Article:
More often than not, I am my friends’ go-to China person; something in the news pops up with China, I get the questions.  So I wasn’t surprised on Saturday when over some carrot cake at the Chelsea Market a friend of mine had questions about Chen Guangcheng: if he cared so much about human rights in China, why would he leave?  What is up with the Chinese government, keeping a blind man trapped in his own home?  How did things get so messy between the U.S. government and Chen?

It’s been almost a month since Chen fled the home that illegally became his prison. So what exactly is up with Chen’s escape and to answer some questions – what does it all mean?

Chen’s Escape Has Propelled Human Rights to the Top of the US-China Agenda

My friend’s question on Saturday caught me off guard – does Chen really care about human rights in China if he fled to the protection of the U.S. Embassy, ostensibly to seek asylum and leave China.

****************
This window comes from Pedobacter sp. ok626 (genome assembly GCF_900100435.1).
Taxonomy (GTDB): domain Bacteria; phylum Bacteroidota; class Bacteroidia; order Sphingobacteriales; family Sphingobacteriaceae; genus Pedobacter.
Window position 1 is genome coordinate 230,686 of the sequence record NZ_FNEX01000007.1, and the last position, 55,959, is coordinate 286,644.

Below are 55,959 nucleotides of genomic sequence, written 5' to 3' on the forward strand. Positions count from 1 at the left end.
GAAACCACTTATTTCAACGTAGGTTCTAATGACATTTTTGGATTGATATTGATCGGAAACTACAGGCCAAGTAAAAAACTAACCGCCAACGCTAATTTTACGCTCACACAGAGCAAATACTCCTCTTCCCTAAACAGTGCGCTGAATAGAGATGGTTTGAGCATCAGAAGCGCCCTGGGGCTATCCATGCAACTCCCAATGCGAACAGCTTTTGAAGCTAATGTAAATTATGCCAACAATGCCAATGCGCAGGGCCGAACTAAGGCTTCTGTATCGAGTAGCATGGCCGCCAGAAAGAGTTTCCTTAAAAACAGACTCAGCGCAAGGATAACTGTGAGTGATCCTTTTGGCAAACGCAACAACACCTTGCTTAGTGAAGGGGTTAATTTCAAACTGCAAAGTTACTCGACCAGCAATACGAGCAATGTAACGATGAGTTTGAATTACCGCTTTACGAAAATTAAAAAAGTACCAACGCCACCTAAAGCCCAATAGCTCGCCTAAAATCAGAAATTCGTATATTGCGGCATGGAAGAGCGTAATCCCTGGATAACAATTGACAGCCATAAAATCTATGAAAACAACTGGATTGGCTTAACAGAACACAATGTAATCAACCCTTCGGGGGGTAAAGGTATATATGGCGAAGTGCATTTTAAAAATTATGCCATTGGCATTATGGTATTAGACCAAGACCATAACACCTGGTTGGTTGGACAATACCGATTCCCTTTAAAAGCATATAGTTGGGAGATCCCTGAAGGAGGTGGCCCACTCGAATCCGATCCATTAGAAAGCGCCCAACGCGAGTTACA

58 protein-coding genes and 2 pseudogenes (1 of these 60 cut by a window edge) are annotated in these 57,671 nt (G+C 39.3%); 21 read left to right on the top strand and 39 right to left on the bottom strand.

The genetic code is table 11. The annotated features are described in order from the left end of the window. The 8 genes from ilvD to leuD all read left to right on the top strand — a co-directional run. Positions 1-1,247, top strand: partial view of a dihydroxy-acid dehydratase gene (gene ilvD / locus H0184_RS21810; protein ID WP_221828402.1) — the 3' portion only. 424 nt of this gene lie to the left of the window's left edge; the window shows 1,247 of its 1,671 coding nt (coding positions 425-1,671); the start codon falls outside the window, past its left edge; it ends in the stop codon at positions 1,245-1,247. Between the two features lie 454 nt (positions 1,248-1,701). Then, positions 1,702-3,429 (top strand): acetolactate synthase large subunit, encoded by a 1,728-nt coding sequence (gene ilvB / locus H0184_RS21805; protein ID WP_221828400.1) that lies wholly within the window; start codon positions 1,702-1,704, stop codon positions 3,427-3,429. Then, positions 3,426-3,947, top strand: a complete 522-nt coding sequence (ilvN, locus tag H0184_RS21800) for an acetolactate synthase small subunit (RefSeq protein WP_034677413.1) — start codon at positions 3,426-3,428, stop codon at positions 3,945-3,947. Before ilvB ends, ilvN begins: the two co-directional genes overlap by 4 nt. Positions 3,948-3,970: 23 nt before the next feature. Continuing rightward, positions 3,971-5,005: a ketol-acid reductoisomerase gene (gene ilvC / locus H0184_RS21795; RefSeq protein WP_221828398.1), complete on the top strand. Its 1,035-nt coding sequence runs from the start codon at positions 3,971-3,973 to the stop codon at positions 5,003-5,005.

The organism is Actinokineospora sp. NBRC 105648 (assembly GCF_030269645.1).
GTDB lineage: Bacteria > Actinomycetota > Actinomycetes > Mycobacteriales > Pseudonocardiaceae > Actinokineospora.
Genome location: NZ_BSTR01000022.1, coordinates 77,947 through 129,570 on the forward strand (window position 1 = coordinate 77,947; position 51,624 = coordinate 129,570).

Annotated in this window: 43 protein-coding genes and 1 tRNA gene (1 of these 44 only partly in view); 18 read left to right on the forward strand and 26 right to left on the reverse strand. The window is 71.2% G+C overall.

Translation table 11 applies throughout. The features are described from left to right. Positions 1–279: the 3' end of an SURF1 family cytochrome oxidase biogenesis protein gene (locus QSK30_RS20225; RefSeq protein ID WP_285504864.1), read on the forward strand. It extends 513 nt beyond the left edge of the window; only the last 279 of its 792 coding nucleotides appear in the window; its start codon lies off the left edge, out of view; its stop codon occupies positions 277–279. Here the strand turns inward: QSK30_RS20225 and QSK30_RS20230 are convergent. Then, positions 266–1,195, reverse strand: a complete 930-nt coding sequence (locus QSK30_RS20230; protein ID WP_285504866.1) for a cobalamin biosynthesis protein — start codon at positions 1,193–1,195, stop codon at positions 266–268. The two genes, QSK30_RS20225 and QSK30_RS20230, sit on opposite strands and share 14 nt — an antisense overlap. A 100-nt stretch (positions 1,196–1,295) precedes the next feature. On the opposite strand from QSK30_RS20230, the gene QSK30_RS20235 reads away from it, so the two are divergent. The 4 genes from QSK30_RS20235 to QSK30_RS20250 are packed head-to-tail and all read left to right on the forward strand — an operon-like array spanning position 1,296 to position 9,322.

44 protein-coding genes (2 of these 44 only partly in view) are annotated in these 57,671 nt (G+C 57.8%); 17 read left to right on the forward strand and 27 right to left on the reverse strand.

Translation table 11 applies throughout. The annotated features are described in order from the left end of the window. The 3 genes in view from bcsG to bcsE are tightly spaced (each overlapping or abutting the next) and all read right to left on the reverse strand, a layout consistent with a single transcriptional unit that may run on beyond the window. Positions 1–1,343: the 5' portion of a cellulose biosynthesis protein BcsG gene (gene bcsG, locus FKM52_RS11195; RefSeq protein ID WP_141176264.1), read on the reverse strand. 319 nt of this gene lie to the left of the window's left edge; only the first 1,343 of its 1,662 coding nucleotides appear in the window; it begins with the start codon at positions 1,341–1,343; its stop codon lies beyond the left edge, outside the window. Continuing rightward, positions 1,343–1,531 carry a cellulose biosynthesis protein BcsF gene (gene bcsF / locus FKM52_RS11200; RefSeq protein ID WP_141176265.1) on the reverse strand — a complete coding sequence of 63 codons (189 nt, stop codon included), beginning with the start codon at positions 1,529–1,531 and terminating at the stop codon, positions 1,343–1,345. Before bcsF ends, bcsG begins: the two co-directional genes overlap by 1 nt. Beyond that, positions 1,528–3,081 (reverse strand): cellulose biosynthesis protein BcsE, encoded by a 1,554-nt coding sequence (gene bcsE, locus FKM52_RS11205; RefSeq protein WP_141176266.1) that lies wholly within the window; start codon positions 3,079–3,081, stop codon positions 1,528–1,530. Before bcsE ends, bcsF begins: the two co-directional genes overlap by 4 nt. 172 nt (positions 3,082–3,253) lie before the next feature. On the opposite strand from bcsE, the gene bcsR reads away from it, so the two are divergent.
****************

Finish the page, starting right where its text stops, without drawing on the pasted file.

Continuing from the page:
To ask a man with a wife and two children to be a martyr for his cause is asking too much.  As this blog has recounted previously, since Chen’s release from prison (oddly convicted of a traffic disturbance) did not result in freedom.  Instead, for the past year and a half, Chen and his family have been subjected to illegal house arrest and at times, physical torture by his captures.

It is true that by departing China, Chen’s ability to change China’s current system will be much reduced if not extinguished.  But his heroic flight has perhaps done more to highlight the Chinese government’s recent illegal oppression of dissent than anything else.  Over the past year and a half, this blog has increasingly written about the Chinese government’s crackdown on China’s nascent rights defending (weiquan) lawyers. Aside from people already interested in the issues, these posts – and the acts of repression which they have focused on – have received little attention.

Chen’s escape and his subsequent stay at the U.S. Embassy  altered this focus. With Hillary Clinton arriving for the Strategic and Economic

Inspiring Architecture? The US Embassy in Beijing